1 shoulder or leg of hogget or mutton
1 tsp cinnamon
1 tsp oregano or thyme leaves
Salt and pepper
4 cloves of garlic
Wineglass of white wine
Mix the cinnamon, oregano or thyme leaves stripped from their stalks, with plenty of freshly ground black pepper and a little salt. Rub this all over the meat.
Lay the meat in a roasting tin and cover with foil. Cook at 150˚C (fan)/ 160˚C (conventional oven) /Gas Mark 3 for 2 hours.
Remove the foil and drain off any excess fat. Now add peeled and quartered potatoes, whole peeled garlic cloves and any other root vegetables you desire. Cut the lemons in half and add them to the pan, cut side down. Continue roasting without the foil. Check the pan every quarter of an hour, turning the potatoes so that they cook evenly, and adding white wine to the pan as the juices evaporate. It will take about an hour or so for the potatoes to cook and the lamb to begin falling from the bone.
Paskha (pronounced pass-ha) is the traditional dessert for Easter in Russia. Traditionally it is made in a pyramid shaped mould, but a pudding basin will do. The dessert is very rich so small slices should be served. In Russia it often accompanies a yeasted cake.
750g/1½ lb cream cheese
5 tbsps sour cream
50g/2 oz unsalted butter
125g/4 oz vanilla sugar
few drops of vanilla extract
grated rind of 2 lemons
125g/4 oz raisins (plus extra for decoration)
125g/4 oz candied peel and/or glace fruits
In a food processor cream together the cream cheese, sour cream, butter, sugar, lemon rind and vanilla extract. Chop the candied peel or glace fruits and add to the mixture together with the raisins.
Press the mixture into a pudding basin or other mould, cover with a plate and place a weight on top. Refrigerate overnight.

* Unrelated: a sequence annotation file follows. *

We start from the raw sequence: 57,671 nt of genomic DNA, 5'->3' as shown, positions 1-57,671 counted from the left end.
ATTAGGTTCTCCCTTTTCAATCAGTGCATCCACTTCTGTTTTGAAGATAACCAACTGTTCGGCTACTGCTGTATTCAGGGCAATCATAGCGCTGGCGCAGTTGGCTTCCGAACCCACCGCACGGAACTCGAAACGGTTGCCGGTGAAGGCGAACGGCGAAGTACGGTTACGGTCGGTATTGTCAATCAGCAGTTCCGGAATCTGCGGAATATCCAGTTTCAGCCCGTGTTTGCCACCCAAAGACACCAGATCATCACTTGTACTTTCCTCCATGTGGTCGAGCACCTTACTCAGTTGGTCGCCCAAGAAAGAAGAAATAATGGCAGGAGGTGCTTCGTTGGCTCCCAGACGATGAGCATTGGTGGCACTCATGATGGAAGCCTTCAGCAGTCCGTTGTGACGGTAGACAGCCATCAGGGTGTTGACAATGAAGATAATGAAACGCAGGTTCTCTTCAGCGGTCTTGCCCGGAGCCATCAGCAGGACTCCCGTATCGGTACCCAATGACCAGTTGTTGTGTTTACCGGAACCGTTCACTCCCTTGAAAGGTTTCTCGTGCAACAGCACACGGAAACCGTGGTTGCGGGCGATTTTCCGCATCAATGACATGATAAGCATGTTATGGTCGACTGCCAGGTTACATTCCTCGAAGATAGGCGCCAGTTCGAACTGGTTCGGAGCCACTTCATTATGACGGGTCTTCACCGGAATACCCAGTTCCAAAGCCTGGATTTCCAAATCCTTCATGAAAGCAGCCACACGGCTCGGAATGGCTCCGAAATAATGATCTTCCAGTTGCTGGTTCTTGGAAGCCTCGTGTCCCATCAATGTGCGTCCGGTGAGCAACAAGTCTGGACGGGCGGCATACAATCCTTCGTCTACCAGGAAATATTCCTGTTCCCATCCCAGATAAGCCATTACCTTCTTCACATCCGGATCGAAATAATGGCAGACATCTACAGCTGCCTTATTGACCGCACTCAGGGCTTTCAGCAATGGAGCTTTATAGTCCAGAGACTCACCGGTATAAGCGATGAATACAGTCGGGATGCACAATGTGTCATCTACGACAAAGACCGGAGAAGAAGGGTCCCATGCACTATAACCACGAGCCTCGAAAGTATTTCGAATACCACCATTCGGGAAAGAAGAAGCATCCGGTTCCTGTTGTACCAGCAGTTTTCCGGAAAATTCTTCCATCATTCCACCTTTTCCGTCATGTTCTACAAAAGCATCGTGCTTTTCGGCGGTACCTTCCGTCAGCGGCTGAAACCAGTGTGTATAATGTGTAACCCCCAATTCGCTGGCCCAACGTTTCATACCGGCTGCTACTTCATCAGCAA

Before serving dip the bowl into hot water and run a palette knife dipped in hot water around the edge to loosen. Turn out onto a plate ad decorate with raisins arranged to form the letters “XB”, the Cyrillic for “Christ is Risen”.
I spent half of one holiday in Sicily trying to track down the moulds on which the pastry tubes are formed. Finally I found them, tubes made of thin metal that aren’t actually fully formed tubes,but open along their length so that you can make them smaller by squeezing and thus remove them from the cooked pastry. The reason they had take so long to track down is that even in Sicily hardly anyone makes their own. A British alternative would be brandy snaps. Here however is Antonio Carluccio’s recipe for the original.
For the pastry:
15g/½ oz butter
1 tbsp sugar
3 tbsps dry white wine
1 tsp white wine vinegar
150g/5 oz 00 flour
1 tbsp cocoa powder
1 egg, beaten
For the filling:
600g/1 lb 5 oz ricotta cheese
300g/10½ oz caster sugar
55g/1¾ oz candied citrus peel, chopped
55g/1¾ oz dark chocolate, chopped into small pieces
Vegetable oil for deep-frying
Beat together the butter and sugar until light and creamy, then mix in the wine and vinegar. Fold in the flour and cocoa and knead to form a dough. Wrap in cling film and rest in the fridge for half an hour.
Heat the vegetable oil in a large pan.
Roll the dough into a large sheet about 2mm thick and cut into rectangles about 10 x 6 cm (4 x 2½ inches). Wrap each rectangle around the mould so that the points of the short side meet around the middle, seal these with a little beaten egg.
When the oil is very hot put in the cannoli, a few at a time, and fry until crisp and light gold in colour (about 1½ – 2 minutes). Drain on paper towels and leave to cool, removing the moulds.
To make the filling beat the ricotta cheese and sugar with a fork. Mix in the candied peel and chocolate. Fill the cases just before serving.